• [PDF] P. M. Dixit, H. M. W. Verbeek, J. C. A. M. Buijs, and W. M. P. v. d. Aalst, “Interactive data-driven process model construction,” in ER 2018 proceedings, 2018.
    [Bibtex]
    @Conference{Dixit18a,
    Title = {Interactive Data-driven Process Model Construction},
    Author = {Dixit, P. M. and Verbeek, H. M. W and Buijs, J. C. A. M. and Aalst, W. M. P. v. d.},
    Booktitle = {{ER 2018} Proceedings},
    Year = {2018},
    Abstract = {Process discovery algorithms address the problem of learning process models from event logs. Typically, in such settings a user's activity is limited to conguring the parameters of the discovery algorithm, and hence the user expertise/domain knowledge can not be incorporated during traditional process discovery. In a setting where the event logs are noisy, incomplete and/or contain uninteresting activities, the process models discovered by discovery algorithms are often inaccurate and/or incomprehensible. Furthermore, many of these automated techniques can produce unsound models and/or cannot discover duplicate activities, silent activities etc. To overcome such shortcomings, we introduce a new concept to interactively discover a process model, by combining a user's domain knowledge with the information from the event log. The discovered models are always sound and can have duplicate activities, silent activities etc. An objective evaluation and a case study shows that the proposed approach can outperform traditional discovery techniques.},
    Comment = {Accepted for publication},
    Owner = {hverbeek},
    Timestamp = {2018.06.18}
    }
  • [PDF] W. L. J. Lee, J. Munoz-Gama, H. M. W. Verbeek, W. M. P. van der Aalst, and M. SepĂșlveda, “Improving merging conditions for recomposing conformance checking,” in Proceedings of the BPI 2018 workshop, 2018.
    [Bibtex]
    @InProceedings{Lee18,
    Title = {Improving merging conditions for recomposing conformance checking},
    Author = {Lee, W. L. J. and Munoz-Gama, J. and Verbeek, H. M. W. and Aalst, W. M. P. van der and Sep{\'u}lveda, M.},
    Booktitle = {Proceedings of the {BPI 2018} workshop},
    Year = {2018},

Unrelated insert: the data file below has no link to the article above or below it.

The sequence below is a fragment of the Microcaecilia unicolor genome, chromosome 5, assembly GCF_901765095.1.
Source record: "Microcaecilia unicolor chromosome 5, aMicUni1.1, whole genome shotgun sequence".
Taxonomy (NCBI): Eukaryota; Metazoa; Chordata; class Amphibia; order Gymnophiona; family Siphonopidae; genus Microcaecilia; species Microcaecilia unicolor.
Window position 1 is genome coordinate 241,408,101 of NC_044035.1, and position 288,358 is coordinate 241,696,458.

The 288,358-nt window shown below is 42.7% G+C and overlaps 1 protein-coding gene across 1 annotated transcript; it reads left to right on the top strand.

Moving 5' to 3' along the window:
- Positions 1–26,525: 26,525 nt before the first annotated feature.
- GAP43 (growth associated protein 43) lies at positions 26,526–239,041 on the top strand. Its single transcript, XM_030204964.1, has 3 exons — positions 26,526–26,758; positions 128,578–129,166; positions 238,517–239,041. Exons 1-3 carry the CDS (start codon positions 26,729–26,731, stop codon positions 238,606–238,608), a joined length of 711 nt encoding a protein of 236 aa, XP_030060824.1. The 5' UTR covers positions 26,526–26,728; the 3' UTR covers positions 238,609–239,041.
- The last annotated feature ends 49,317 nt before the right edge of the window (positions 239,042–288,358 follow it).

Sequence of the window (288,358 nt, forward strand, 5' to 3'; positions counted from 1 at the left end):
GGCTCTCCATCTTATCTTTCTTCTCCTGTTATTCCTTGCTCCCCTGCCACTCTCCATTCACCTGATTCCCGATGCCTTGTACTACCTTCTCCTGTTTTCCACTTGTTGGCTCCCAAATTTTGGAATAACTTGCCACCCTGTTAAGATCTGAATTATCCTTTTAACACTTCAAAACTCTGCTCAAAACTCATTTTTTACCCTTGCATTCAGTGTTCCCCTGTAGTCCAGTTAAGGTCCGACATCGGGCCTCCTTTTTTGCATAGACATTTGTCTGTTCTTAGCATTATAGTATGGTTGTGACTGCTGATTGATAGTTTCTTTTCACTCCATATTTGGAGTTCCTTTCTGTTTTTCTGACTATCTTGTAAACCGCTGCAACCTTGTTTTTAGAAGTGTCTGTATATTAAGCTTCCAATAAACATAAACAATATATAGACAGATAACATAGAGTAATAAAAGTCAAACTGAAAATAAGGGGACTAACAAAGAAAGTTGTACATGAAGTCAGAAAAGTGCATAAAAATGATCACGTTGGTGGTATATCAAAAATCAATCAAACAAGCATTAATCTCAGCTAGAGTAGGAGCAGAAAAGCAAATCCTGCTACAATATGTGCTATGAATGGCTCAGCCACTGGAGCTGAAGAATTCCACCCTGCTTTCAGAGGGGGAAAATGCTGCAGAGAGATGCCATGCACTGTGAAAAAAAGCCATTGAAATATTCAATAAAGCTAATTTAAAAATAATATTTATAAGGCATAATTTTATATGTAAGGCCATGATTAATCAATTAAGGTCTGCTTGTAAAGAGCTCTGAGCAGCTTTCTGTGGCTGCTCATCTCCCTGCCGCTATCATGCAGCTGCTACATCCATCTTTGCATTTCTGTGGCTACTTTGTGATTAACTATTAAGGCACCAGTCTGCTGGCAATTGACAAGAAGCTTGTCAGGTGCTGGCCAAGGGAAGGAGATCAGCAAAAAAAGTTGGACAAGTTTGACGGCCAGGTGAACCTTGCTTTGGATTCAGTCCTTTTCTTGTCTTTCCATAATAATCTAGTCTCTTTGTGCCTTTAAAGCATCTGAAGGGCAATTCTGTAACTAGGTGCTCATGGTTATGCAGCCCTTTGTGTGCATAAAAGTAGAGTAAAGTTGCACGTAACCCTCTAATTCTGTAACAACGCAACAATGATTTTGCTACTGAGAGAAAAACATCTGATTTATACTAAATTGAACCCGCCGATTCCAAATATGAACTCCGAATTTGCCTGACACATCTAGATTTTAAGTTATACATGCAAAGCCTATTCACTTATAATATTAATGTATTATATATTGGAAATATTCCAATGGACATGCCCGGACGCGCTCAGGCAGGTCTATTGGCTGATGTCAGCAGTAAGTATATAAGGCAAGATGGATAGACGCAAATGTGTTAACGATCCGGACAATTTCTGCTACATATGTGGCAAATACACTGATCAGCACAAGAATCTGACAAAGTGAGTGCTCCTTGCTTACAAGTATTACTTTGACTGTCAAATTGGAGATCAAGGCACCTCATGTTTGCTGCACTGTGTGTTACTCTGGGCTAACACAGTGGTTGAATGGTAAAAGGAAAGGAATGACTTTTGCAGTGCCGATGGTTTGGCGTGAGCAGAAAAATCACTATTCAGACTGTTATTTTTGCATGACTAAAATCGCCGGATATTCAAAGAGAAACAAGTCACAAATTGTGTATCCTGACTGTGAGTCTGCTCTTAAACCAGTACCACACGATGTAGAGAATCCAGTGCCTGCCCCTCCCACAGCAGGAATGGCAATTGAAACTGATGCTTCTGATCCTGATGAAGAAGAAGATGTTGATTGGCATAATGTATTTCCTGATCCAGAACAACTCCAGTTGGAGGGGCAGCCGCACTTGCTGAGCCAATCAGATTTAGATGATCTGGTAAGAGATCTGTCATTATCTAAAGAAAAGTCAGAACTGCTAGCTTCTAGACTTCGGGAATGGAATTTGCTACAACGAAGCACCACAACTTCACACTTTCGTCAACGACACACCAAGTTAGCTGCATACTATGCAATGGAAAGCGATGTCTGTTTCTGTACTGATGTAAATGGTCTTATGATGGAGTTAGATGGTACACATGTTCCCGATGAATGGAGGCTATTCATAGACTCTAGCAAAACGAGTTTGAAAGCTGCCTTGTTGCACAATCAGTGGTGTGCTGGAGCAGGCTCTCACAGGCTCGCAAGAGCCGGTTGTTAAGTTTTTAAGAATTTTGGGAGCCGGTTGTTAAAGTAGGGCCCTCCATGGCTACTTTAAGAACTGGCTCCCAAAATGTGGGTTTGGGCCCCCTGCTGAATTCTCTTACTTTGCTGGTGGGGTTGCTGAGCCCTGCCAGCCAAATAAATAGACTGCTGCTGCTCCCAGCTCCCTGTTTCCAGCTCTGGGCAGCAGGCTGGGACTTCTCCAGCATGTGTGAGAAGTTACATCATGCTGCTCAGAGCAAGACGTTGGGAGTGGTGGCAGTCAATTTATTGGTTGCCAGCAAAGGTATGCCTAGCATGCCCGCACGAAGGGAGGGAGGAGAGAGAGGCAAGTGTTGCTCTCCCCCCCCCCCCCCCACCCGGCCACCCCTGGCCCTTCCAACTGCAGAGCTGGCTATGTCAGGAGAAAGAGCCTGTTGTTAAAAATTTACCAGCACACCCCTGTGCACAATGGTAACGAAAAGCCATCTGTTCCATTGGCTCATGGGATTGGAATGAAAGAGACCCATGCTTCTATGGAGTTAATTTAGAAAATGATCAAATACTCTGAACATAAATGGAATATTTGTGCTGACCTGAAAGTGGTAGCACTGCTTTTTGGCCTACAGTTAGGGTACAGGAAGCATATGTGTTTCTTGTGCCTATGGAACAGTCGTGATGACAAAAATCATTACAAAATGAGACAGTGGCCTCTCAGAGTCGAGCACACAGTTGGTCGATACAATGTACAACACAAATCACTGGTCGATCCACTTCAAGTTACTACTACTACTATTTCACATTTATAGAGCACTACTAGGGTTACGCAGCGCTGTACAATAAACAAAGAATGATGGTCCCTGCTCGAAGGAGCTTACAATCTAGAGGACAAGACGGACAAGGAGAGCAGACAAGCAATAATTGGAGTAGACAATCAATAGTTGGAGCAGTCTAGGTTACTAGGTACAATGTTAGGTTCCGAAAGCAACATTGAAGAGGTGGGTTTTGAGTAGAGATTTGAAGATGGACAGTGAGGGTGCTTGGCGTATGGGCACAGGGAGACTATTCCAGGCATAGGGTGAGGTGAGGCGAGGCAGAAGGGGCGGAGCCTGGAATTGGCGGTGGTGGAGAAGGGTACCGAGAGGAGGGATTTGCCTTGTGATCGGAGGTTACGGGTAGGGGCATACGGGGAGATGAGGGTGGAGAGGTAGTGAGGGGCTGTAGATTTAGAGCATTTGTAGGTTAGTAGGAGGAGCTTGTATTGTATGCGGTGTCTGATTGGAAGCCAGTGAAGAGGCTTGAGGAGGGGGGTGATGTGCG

Abstract = {Efficient conformance checking is a hot topic in the field of process mining. Much of the recent work focused on improving the scalability of alignment-based approaches to support the larger and more complex processes. This is needed because process mining is increasingly applied in areas where models and logs are “big”. Decomposition techniques are able to achieve significant performance gains by breaking down a conformance problem into smaller ones. Moreover, recent work showed that the alignment problem can be resolved in an iterative manner by alternating between aligning a set of decomposed subcomponents before merging the computed sub-alignments and recomposing subcomponents to fix merging issues. Despite experimental results showing the gain of applying recomposition in large scenarios, there is still a need for improving the merging step, where log traces can take numerous recomposition steps before reaching the required merging condition. This paper contributes by defining and structuring the recomposition step, and proposes strategies with significant performance improvement on synthetic and real-life datasets over both the state-of-the-art decomposed and monolithic approaches.},
    Owner = {hverbeek},
    Timestamp = {2018.06.27}
    }
  • [PDF] [DOI] W. L. J. Lee, H. M. W. Verbeek, J. Munoz-Gama, W. M. P. van der Aalst, and M. SepĂșlveda, “Recomposing conformance: closing the circle on decomposed alignment-based conformance checking in process mining,” Information sciences, vol. 466, pp. 55-91, 2018.
    [Bibtex]
    @Article{Lee18a,
    Title = {Recomposing conformance: Closing the circle on decomposed alignment-based conformance checking in process mining},
    Author = {Lee, W. L. J. and Verbeek, H. M. W. and Munoz-Gama, J. and Aalst, W. M. P. van der and Sep{\'u}lveda, M.},
    Journal = {Information Sciences},
    Year = {2018},
    Month = {October},
    Pages = {55--91},
    Volume = {466},
    Abstract = {In the area of process mining, efficient conformance checking is one of the main challenges. Several process mining vendors are in the process of implementing conformance checking in their tools to allow the user to check how well a model fits an event log. Current approaches for conformance checking are monolithic and compute exact fitness values but this may take excessive time. Alternatively, one can use a decomposition approach, which runs much faster but does not always compute an exact fitness value.
    This paper introduces a recomposition approach that takes the best of both: it returns the exact fitness value by using the decomposition approach in an iterative manner. Results show that similar speedups can be obtained as by using the decomposition approach, but now the exact fitness value is guaranteed. Even better, this approach supports a configurable time-bound: “Give me the best fitness estimation you can find within 10 minutes.” In such a case, the approach returns an interval that contains the exact fitness value. If such an interval is sufficiently narrow, there is no need to spend unnecessary time to compute the exact value.},